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Igor Fil
Igor Fil

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How Code Coverage Lies To You

In my previous article I talked about why it is a good idea to write unit tests. Now I want to talk about a different question - how much unit tests to write?

How do we know when to stop writing unit tests? When we run out of ideas for tests? When we test all possible scenarios? When the clock hits 5 o’clock? How do we know that we have written enough tests? One commonly used measure is code coverage.

What is code coverage and how to use it

What is a code coverage? It is usually a number that tells you how much of your code is “covered” by tests. To calculate that number, testing frameworks just count number of lines of code that were executed while running a suite of tests. Then they just give a number, like 60%.

Code coverage is pretty useful metric, it allows engineers to get quantifiable figure and track it over time. It allows to compare apples to apples, we can see how many tests the code has now versus what it had in a past.

I often see development teams setting test coverage goals for their systems. Sometimes, code coverage number is used as part of a build verification process, failing the biuld if code coverage is below a certain threshold. Some say that they need at least 60% of code to be covered by tests, others insist on 80% code coverage, while some even go to extremes demanding 100% code coverage.

What is it telling us?

But let’s think of how do we interpret code coverage numbers? If the test suite passes, all tests are green - means our logic is correct, right? If those tests cover 100% of application code, it means our application is 100% correct, right? This is exactly a trap that I have seen people falling into. Following this logic, can we say that an application with 80% code coverage is 50% more correct (or has less bugs) than application with “just” 40% code coverage? Edsger W. Dijkstra argued that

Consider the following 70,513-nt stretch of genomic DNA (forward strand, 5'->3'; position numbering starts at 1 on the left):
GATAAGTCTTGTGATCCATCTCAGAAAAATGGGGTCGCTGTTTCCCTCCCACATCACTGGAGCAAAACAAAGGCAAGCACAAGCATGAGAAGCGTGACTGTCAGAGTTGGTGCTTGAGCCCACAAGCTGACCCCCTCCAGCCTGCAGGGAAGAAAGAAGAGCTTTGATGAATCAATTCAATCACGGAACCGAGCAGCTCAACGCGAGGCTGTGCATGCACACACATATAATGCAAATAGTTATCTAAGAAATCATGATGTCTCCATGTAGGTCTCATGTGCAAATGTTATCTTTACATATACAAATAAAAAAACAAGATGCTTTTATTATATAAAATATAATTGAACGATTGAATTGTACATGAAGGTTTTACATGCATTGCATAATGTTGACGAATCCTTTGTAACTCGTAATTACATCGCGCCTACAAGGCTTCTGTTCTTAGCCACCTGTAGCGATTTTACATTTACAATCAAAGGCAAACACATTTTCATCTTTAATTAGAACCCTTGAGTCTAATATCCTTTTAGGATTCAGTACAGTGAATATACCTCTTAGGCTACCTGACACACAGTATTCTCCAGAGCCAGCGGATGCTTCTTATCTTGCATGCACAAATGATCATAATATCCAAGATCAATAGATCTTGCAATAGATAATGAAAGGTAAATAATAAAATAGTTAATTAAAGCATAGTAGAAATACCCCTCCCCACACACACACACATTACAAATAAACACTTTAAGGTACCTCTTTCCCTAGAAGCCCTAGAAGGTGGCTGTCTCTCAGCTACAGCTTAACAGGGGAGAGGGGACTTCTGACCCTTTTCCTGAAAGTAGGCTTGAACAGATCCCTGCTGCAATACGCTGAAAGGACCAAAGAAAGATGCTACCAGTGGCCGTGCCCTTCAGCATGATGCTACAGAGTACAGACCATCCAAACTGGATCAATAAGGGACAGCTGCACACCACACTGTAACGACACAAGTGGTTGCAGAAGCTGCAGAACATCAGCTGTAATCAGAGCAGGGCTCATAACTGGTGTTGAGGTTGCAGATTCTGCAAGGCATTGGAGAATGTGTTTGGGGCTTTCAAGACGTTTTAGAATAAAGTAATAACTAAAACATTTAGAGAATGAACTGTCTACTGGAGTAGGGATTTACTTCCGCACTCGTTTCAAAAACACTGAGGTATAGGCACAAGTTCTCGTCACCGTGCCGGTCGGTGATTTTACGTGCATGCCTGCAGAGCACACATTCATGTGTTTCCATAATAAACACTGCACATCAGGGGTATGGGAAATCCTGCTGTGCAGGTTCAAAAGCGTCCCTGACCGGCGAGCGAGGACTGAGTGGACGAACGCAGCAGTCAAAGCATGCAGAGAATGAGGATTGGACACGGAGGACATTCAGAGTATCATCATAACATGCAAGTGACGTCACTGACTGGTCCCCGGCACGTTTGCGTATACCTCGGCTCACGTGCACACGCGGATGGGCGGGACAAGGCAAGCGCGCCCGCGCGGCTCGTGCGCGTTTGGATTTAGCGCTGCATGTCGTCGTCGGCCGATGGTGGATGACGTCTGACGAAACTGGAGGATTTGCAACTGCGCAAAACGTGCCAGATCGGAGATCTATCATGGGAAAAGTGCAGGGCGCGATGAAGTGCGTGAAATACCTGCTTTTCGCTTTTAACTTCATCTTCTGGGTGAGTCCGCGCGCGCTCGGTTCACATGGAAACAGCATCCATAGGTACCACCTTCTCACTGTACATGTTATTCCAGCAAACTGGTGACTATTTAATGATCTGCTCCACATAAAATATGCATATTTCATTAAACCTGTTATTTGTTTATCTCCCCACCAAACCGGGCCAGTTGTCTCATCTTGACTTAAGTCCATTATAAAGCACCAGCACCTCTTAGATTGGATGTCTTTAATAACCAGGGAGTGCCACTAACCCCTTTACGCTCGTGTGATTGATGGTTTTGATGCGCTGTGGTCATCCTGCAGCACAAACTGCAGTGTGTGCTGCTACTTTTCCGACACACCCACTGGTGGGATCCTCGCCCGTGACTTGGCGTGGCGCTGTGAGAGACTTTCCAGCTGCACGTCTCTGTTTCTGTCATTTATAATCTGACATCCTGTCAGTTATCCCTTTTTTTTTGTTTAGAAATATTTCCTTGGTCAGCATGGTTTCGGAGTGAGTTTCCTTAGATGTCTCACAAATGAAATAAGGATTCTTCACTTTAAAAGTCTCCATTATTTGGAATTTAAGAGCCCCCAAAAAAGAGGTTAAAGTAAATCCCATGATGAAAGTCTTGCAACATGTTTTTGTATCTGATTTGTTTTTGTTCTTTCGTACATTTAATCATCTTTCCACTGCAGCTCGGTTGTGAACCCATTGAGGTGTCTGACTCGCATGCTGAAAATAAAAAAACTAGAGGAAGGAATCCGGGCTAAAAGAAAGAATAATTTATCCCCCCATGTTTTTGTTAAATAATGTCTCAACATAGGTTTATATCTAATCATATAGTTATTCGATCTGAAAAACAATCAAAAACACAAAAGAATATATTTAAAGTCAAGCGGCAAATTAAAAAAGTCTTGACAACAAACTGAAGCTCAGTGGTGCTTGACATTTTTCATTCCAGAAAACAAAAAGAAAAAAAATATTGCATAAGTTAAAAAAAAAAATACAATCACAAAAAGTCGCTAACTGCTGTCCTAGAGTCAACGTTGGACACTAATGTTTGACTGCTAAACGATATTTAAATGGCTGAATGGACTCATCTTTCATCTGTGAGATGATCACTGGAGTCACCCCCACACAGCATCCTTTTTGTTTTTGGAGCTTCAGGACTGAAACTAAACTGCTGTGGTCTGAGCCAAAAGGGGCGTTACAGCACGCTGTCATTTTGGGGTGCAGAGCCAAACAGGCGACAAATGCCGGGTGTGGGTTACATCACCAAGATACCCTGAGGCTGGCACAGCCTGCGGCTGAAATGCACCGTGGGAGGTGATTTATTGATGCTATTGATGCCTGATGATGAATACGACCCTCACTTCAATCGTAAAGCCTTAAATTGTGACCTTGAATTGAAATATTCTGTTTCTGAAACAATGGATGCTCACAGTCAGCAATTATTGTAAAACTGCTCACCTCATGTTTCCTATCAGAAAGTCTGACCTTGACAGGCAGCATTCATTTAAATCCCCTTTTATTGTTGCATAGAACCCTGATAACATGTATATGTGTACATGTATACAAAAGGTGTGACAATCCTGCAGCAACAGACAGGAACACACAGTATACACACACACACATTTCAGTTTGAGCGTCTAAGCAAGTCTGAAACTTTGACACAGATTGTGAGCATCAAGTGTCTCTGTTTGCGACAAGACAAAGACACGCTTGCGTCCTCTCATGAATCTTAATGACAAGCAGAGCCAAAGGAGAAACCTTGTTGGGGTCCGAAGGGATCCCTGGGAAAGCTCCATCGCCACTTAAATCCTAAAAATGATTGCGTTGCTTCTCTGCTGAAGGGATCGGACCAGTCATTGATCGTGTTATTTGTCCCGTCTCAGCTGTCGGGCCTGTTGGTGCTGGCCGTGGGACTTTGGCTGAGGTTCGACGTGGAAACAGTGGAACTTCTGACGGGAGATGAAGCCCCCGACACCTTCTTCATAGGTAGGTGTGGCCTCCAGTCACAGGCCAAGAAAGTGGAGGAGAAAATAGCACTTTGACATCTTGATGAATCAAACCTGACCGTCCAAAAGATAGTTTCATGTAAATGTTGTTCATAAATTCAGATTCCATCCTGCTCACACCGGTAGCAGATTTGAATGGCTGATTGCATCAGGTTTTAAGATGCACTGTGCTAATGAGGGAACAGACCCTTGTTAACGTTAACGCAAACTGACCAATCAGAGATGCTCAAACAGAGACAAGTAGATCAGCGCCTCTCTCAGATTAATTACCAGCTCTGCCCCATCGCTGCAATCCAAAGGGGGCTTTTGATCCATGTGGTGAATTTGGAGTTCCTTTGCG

“Program testing can be used to show the presence of bugs, but never to show their absence”.

Following his logic, our suite of tests will show that there are 0 bugs in the logic that we tested. It feels intuitive to extend this logic to say that it means that there are no bugs. But! It shows us that there are 0 bugs, in situations that we tested. It does not tell anything about those situations that we did not test in our suite.

“But wait!”, you will tell me, our code coverage shows 100% that means that we tested everything. But testing frameworks are pretty dumb, code coverage just count number of lines that you tested, not all logically possible situations. The will not count if you tested with all possible input data. It is absolutely possible to have 100% coverage, run every line of code, yet don’t test all logical situations.

How code coverage lies

Consider this primitive function as example (in no matter what language):

double divide(double a, double b) {
  return a/b;
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and we have a nice test for it:

void test_divide(){
  assertEquals(2, divide(2/1));
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Code coverage will be happy to report 100%! But what happens if b is 0? All tests are green and code coverage is 100%, but there are still problems in the code!

Now what?

So if 100% code coverage is not a good goal, then what is? It is a worthy investment of a very expensive engineer’s time to write tests to reach a certain code coverage number? Can we say that 40% or 60% is good enough?

Reaching 100% (or any very high percentage) is a very expensive and wasteful venture, just think of all those getters/setters that are present in modern OOP languages and their primitive logic! Even 60% or 40% can make little sense, depending on nature of your system.

Maybe code coverage does not matter after all?. Quality of tests matter much more than mere quantity. If for example, we take Pareto Principle as a guide, we can think that code coverage of just 20% should be able to catch 80% of problems. As long as the tests are good, their quantity is not important.

Be mindful

Overall, code coverage is a useful tool, but it can trick us into false sense of safety, or a goal of reaching high code coverage numbers can lead us to wasting valuable resources. We should not mistaken it for something that it is not. It is a good quantitative measure, not qualitative. In other words, it can show, how big the test suite is, not how good it is.

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